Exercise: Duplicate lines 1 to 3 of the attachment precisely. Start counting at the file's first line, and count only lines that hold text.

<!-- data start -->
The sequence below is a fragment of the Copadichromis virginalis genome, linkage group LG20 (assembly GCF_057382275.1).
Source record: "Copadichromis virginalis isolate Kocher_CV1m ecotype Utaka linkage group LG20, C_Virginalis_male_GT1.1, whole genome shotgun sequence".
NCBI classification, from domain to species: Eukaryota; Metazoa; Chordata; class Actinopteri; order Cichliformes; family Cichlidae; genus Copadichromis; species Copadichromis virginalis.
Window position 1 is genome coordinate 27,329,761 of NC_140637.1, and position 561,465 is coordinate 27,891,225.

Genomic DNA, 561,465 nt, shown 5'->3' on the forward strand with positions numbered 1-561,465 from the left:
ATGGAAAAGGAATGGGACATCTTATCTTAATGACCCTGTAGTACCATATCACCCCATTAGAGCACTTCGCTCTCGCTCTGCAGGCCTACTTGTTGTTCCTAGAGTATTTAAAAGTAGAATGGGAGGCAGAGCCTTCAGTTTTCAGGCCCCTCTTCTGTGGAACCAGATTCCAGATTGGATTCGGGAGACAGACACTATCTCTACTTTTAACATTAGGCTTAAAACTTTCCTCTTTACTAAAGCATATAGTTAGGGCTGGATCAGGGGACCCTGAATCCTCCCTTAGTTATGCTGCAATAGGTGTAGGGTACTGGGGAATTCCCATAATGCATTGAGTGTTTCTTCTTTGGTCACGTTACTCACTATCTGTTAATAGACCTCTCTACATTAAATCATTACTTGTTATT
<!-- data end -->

The sequence below is a fragment of the Copadichromis virginalis genome, linkage group LG20 (assembly GCF_057382275.1).
Source record: "Copadichromis virginalis isolate Kocher_CV1m ecotype Utaka linkage group LG20, C_Virginalis_male_GT1.1, whole genome shotgun sequence".
NCBI classification, from domain to species: Eukaryota; Metazoa; Chordata; class Actinopteri; order Cichliformes; family Cichlidae; genus Copadichromis; species Copadichromis virginalis.